ru: Валс

2455 Vaals Vaals is located in the extreme southeast of the Netherlands province Limburg, about 23 km east of Maastricht and 5 km west of the city centre of Aachen. The municipality has a population of about 10,000 (2006).

Archaelogical finds demonstrate the presence of human settlements from the linear pottery culture (5300 to 4900 BC). The earliest written document mentioning Vaels (from Latin 'vallis', i.e. valley) dates from 1041. From the Middle Ages up until the Napoleonic period, the area belonged to the duchy of Limburg. After the Congress of Vienna (1815), Vaals became part of the kingdom of the Netherlands whereas Aachen was given to Prussia. After the proclamation of Belgium's independence in 1830, Vaals became Belgian for a short period before it again became part of the Netherlands in 1840. After 1840, the industrial development came to a halt and Vaals became a favourite recreation area of the inhabitants of Aachen. There was even a tram line connecting Vaals and Aachen. During World War II this development came to an abrupt halt in 1940, when the German Wehrmacht occupied the region. After 1948 Vaals again became a very popular shopping place for the Germans. Even today, Vaals has the highest proportion of inhabitants of German citizenship (about 26%).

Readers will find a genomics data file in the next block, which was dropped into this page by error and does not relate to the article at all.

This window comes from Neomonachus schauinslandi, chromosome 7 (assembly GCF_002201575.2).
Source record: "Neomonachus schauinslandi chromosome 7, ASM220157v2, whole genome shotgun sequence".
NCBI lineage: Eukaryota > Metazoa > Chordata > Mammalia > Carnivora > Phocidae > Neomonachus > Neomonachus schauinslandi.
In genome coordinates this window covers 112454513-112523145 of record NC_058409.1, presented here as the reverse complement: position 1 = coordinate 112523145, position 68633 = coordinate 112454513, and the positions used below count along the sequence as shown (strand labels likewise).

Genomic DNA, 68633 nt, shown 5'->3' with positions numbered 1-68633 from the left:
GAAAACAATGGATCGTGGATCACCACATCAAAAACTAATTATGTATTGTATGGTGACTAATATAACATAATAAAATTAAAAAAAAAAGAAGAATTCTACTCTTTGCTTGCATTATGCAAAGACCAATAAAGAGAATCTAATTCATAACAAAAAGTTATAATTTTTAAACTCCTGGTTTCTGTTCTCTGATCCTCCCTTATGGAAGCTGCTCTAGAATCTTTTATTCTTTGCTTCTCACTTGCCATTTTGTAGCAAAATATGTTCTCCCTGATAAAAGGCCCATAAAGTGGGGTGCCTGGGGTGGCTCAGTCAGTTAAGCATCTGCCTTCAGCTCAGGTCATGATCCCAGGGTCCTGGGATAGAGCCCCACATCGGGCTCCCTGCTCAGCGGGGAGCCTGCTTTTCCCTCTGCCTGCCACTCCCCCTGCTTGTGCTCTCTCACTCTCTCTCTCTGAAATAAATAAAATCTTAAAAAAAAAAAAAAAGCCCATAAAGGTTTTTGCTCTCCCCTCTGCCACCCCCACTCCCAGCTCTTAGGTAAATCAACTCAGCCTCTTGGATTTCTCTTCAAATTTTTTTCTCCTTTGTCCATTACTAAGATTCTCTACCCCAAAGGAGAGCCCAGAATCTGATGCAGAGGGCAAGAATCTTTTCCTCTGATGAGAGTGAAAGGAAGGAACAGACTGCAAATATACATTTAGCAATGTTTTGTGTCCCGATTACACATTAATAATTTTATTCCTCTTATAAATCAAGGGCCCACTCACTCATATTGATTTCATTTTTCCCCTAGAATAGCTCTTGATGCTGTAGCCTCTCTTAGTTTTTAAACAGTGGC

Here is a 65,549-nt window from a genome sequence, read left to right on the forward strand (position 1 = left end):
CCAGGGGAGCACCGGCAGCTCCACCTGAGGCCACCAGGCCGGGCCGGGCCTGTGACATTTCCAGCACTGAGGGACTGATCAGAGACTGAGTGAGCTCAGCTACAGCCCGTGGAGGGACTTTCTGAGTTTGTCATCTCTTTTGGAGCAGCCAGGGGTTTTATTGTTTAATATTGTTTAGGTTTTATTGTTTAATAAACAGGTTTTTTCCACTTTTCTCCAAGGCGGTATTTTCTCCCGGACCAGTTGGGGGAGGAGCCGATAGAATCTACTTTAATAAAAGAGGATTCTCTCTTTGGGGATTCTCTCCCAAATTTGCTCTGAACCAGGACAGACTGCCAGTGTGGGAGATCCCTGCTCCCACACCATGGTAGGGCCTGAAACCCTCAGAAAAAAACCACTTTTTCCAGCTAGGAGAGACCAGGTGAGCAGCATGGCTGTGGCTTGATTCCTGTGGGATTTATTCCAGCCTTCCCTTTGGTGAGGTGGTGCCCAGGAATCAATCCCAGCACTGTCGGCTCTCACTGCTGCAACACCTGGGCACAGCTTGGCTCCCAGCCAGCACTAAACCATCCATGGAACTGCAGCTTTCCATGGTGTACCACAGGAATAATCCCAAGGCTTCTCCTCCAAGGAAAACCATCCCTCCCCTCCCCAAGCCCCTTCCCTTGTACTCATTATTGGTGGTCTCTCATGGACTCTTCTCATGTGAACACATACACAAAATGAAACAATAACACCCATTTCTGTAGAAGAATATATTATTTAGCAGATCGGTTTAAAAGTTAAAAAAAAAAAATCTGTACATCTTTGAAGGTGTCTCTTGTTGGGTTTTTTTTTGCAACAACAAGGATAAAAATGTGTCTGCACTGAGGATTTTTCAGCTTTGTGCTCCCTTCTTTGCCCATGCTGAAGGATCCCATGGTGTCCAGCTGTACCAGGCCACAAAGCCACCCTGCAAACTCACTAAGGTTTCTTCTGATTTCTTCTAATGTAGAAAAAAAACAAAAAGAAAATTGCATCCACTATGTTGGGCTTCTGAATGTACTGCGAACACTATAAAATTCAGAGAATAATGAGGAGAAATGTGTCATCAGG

Glass no. 2455 [left] shows a view of the Vaalserberg, the highest elevation of the Netherlands (322.5 m) where the borders of the Netherlands, Belgium and Germany meet at a single point. The view depicted on the glass is actually labeled "Vierländereck" (quadripoint) showing the point of intersection of the borders of the Netherlands, Belgium, Germany and "Neutral-Moresnet". Neutral-Moresnet was a neutral territory (about 270 hectares) between Germany and Belgium, with its northern tip on the Vaalserberg. The territory was declared neutral in 1819 because Prussia and the Netherlands could not reach an agreement over the Smithsonite (zinc spar) deposits in the area between the Dutch (since 1830 Belgian) town of Moresnet and Prussian Preußisch-Moresnet. During World War I, Neutral-Moresnet was occupied by Germany, which only in 1919 accepted the full sovereignty of Belgium over the territory. Neutral-Moresnet (in German also called Altenberg) changed its name to Kelmis (in French: La Calamine). Preußisch-Moresnet also became Belgian and was renamed Neu-Moresnet. In 1977 Neu-Moresnet (and also Hergenrath) were incorporated into the municipality of Kelmis.

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